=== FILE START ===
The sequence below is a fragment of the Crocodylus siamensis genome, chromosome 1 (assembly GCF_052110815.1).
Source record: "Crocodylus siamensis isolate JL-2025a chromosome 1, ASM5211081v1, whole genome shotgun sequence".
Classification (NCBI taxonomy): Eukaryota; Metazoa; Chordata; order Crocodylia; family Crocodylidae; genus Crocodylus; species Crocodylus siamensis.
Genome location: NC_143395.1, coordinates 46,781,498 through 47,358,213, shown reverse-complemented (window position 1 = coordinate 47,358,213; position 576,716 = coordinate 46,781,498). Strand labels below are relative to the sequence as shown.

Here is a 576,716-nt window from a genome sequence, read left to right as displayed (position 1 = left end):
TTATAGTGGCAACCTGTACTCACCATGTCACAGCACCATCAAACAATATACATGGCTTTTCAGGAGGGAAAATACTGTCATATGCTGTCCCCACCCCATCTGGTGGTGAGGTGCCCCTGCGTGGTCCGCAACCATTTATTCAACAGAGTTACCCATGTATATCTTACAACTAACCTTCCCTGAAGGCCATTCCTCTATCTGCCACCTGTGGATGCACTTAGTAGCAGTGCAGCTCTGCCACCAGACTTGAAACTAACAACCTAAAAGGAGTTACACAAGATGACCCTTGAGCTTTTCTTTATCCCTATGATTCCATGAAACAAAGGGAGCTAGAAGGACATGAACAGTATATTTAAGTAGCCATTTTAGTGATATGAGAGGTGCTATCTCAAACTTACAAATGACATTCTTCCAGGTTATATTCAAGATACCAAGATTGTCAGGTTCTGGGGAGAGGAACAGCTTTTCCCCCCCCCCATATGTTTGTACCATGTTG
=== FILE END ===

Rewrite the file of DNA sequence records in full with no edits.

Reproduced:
The sequence below is a fragment of the Crocodylus siamensis genome, chromosome 1 (assembly GCF_052110815.1).
Source record: "Crocodylus siamensis isolate JL-2025a chromosome 1, ASM5211081v1, whole genome shotgun sequence".
Classification (NCBI taxonomy): Eukaryota; Metazoa; Chordata; order Crocodylia; family Crocodylidae; genus Crocodylus; species Crocodylus siamensis.
Genome location: NC_143395.1, coordinates 46,781,498 through 47,358,213, shown reverse-complemented (window position 1 = coordinate 47,358,213; position 576,716 = coordinate 46,781,498). Strand labels below are relative to the sequence as shown.

Here is a 576,716-nt window from a genome sequence, read left to right as displayed (position 1 = left end):
TTATAGTGGCAACCTGTACTCACCATGTCACAGCACCATCAAACAATATACATGGCTTTTCAGGAGGGAAAATACTGTCATATGCTGTCCCCACCCCATCTGGTGGTGAGGTGCCCCTGCGTGGTCCGCAACCATTTATTCAACAGAGTTACCCATGTATATCTTACAACTAACCTTCCCTGAAGGCCATTCCTCTATCTGCCACCTGTGGATGCACTTAGTAGCAGTGCAGCTCTGCCACCAGACTTGAAACTAACAACCTAAAAGGAGTTACACAAGATGACCCTTGAGCTTTTCTTTATCCCTATGATTCCATGAAACAAAGGGAGCTAGAAGGACATGAACAGTATATTTAAGTAGCCATTTTAGTGATATGAGAGGTGCTATCTCAAACTTACAAATGACATTCTTCCAGGTTATATTCAAGATACCAAGATTGTCAGGTTCTGGGGAGAGGAACAGCTTTTCCCCCCCCCCATATGTTTGTACCATGTTG